© InfoForty-eight-year-old Mohamed Saeed’s life is all about fishing and taking care of his family. Like so many others, Boxing Day 2004 is a day the father of seven from the Maldives will never forget.
He had just prepared some salty fish and had laid them out to dry under the strong mid-morning sun when he heard a loud noise. Walking out of his house, he saw big boats coming towards him on the waves. Before long he was chest-high in water.
He remembered: “I caught on to a tree nearby and held on to it tight. I was hoping the water would subside so that I could go and look for my family. As soon as I thought it was safe to let go, something big came and hit me in the chest and once again I went under. Then a hand gripped me and lifted me up on to a higher ground.”
© InfoMohamed caught sight of his beloved 25-year-old daughter Fathimath, who was in tears and lying on a wall. She shouted: “Dad, I am dying, please help.”
Mohamed was lucky; he was able to help all his children. However, he had lost all his fishing equipment.
Soon after the British Red Cross arrived on Buruni island, Mohamed went to a community meeting where he heard about the Red Cross’ programme helping people rebuild their livelihoods by giving cash grants. He applied and was happy to receive 25,000 Maldives Rufiyaa (nearly £1,000) for his group.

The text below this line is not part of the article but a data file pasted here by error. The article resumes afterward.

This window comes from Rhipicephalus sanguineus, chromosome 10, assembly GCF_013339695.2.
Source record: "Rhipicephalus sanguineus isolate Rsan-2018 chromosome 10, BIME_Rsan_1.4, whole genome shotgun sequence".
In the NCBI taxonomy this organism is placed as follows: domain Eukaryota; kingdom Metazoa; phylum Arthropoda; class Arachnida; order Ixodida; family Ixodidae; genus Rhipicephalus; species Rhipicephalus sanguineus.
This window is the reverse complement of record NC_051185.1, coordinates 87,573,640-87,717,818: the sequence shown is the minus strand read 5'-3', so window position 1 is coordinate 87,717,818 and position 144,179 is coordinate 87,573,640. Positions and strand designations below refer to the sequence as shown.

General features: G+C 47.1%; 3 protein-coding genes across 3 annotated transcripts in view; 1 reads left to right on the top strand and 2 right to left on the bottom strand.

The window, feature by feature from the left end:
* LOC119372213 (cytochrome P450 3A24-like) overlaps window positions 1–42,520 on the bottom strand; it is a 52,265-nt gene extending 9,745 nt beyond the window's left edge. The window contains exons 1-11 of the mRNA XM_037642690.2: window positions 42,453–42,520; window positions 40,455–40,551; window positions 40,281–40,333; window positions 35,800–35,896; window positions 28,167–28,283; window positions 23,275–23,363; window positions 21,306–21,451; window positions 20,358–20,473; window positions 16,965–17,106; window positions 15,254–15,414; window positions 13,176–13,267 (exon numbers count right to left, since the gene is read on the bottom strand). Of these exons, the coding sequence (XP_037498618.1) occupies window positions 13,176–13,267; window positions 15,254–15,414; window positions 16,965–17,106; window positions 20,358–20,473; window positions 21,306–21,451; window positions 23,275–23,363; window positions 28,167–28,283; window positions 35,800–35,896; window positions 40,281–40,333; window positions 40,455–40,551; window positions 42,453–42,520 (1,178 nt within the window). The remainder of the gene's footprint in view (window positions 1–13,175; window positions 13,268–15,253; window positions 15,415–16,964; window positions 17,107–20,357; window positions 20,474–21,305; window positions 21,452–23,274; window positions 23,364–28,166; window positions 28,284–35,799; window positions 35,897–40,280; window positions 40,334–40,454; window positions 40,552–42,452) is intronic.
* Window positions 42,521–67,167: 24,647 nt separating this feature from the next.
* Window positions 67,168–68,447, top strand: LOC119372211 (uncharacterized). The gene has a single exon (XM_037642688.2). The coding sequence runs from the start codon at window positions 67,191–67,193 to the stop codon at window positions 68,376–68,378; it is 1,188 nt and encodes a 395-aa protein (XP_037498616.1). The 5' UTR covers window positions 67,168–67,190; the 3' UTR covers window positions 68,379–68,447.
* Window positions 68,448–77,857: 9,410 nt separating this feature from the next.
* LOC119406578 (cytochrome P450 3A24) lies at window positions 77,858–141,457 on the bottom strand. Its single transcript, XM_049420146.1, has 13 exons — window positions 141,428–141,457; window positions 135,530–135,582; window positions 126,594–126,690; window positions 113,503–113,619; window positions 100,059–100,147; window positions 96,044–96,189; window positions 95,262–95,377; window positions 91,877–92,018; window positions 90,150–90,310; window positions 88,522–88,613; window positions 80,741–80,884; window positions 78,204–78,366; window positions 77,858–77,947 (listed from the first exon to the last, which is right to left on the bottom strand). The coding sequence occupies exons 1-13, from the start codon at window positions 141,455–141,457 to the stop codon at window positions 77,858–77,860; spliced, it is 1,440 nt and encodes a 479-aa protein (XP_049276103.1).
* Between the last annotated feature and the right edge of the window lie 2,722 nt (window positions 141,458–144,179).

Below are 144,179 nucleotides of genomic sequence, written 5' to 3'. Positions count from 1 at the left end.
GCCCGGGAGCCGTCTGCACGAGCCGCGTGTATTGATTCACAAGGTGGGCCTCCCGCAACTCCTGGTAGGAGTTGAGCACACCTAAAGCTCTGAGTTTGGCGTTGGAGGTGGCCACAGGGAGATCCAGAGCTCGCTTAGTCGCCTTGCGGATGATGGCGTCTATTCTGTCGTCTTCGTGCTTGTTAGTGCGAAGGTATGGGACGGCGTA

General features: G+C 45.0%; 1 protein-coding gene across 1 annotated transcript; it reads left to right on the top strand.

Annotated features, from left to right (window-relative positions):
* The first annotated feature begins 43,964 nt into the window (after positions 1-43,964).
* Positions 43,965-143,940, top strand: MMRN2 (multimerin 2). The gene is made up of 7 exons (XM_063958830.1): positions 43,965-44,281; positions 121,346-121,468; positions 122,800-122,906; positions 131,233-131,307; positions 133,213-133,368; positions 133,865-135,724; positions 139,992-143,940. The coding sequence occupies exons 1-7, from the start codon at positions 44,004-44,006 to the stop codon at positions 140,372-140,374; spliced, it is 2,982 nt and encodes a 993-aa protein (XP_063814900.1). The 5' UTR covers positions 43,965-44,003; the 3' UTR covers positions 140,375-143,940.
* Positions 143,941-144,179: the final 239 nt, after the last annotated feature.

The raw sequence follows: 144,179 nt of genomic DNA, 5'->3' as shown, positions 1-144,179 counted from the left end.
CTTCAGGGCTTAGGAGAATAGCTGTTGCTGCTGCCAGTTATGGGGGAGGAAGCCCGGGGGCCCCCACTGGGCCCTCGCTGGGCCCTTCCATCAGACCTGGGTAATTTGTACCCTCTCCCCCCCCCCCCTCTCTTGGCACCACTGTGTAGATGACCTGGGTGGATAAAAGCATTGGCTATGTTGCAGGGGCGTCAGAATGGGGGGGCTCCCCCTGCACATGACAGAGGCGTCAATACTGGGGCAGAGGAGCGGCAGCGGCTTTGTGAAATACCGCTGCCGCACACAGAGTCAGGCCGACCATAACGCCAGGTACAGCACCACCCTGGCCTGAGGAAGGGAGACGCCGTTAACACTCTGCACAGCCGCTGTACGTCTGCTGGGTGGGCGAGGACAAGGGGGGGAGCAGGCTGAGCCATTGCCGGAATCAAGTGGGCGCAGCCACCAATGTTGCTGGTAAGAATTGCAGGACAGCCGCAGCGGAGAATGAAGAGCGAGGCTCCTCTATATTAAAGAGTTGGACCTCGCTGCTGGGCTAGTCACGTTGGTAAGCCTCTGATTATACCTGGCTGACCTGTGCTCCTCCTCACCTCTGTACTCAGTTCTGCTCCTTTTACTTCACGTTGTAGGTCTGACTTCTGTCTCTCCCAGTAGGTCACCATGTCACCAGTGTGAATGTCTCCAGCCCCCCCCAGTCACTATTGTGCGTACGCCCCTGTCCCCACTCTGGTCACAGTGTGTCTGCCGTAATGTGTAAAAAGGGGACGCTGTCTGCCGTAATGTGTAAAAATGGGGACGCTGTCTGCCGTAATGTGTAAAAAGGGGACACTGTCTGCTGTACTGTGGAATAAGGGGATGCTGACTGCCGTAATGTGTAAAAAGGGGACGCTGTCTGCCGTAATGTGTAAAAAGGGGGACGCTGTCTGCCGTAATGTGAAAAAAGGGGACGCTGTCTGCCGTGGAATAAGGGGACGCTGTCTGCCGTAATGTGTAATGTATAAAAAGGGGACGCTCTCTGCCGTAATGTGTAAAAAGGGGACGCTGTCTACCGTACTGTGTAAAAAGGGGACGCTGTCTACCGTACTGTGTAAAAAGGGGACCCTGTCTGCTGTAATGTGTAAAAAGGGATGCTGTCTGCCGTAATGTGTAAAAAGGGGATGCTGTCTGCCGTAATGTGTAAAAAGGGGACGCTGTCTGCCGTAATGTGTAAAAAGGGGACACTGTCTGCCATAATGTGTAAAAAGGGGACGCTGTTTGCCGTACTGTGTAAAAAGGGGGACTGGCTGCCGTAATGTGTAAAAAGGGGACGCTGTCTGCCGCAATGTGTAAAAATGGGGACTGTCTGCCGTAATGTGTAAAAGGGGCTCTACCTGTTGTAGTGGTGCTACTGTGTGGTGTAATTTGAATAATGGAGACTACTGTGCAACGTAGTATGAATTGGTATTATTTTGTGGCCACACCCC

© InfoHe explained: “I had received 1,500 MRF (£60) from the government but this was hardly enough to get the business going. Only with the British Red Cross grant did I manage to fully start on the activities.”
There were five members in his group and they have been able to make a good living again. In fact, Mohamed makes even more profit now than he did before the tsunami. The group’s monthly average income is around 10,000 MRF (£400).
He said: “I am very much appreciative and thankful. The British Red Cross has helped strengthen our livelihoods and we are getting two beautiful houses for my large family of 18.”
The British Red Cross livelihoods and disaster management projects in the Maldives have helped more than 1,100 people strengthen their livelihoods.
More stories about our tsunami livelihoods grants
More about our tsunami recovery programme